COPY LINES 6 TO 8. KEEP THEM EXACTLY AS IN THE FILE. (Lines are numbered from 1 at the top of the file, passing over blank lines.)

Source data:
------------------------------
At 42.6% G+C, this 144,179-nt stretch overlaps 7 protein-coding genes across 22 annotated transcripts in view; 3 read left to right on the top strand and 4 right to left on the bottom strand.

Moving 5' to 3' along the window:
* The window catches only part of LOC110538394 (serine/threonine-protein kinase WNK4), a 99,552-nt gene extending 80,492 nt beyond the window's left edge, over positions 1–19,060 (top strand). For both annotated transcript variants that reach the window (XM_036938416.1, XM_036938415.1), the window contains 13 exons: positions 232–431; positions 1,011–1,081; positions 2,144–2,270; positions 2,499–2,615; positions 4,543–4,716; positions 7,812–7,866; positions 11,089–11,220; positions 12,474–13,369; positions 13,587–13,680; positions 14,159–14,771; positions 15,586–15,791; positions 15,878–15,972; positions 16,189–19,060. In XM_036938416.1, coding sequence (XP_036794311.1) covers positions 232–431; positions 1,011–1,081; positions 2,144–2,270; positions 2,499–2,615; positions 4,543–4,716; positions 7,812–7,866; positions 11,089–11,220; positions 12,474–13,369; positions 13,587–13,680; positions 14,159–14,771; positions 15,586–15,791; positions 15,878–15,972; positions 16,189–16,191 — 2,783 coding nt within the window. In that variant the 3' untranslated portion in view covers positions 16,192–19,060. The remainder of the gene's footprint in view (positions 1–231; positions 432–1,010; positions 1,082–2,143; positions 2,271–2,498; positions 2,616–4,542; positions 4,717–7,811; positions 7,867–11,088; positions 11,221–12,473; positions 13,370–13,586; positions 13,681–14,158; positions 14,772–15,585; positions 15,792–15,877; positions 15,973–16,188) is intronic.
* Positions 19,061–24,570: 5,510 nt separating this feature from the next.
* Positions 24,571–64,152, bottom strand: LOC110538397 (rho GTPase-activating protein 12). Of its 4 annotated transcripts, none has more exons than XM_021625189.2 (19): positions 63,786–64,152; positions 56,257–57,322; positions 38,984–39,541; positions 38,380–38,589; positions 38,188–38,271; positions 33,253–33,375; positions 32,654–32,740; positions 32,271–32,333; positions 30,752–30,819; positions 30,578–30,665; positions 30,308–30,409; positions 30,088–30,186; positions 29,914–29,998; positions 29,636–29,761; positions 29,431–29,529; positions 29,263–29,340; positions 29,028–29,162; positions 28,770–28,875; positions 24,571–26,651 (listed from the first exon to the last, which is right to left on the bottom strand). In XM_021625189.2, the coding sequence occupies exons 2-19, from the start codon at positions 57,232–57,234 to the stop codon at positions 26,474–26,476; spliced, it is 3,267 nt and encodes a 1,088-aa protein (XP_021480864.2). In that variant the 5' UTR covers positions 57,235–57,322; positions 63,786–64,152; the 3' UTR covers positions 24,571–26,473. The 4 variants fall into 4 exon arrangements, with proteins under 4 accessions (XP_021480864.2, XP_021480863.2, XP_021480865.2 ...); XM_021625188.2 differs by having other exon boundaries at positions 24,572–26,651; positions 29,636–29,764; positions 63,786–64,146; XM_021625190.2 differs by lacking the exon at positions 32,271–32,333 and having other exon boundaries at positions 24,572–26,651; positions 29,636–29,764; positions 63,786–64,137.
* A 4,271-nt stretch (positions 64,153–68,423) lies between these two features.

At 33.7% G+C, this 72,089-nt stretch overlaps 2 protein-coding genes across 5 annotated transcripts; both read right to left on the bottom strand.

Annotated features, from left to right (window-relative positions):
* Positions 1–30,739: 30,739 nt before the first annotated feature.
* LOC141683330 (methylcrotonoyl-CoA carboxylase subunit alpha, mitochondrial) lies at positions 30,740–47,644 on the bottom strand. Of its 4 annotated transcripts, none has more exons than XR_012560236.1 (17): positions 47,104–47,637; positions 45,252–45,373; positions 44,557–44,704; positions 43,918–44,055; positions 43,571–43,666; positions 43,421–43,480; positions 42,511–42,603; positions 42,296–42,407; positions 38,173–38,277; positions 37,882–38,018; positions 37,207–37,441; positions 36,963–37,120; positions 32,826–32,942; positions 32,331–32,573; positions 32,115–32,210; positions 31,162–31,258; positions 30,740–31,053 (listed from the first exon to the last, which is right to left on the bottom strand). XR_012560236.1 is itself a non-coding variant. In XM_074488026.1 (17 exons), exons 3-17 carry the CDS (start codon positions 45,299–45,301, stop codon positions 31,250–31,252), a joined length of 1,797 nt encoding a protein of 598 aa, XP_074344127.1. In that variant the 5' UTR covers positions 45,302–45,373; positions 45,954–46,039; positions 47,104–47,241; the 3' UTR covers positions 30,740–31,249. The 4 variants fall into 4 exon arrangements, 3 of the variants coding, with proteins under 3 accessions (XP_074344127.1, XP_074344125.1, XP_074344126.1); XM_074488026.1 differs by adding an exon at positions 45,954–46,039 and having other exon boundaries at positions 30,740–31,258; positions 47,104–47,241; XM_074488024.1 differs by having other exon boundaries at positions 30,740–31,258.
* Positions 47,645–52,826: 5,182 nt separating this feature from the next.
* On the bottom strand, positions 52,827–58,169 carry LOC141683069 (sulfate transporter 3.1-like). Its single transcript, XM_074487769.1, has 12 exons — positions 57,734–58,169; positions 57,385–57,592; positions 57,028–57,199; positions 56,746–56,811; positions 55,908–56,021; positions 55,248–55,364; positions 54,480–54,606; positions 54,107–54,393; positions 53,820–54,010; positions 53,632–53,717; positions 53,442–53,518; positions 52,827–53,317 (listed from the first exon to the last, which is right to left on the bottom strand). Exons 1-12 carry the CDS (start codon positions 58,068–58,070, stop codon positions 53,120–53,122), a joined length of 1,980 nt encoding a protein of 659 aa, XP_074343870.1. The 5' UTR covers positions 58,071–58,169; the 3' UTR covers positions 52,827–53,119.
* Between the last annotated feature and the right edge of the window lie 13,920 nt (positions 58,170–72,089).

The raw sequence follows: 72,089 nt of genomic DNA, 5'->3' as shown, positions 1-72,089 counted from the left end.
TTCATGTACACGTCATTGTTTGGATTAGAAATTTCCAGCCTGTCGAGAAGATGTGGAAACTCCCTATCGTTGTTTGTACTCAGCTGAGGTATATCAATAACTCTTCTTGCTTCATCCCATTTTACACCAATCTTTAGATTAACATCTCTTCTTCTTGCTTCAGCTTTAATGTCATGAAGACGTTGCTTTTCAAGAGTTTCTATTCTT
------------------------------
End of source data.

* A 4,271-nt stretch (positions 64,153–68,423) lies between these two features.

At 33.7% G+C, this 72,089-nt stretch overlaps 2 protein-coding genes across 5 annotated transcripts; both read right to left on the bottom strand.

Annotated features, from left to right (window-relative positions):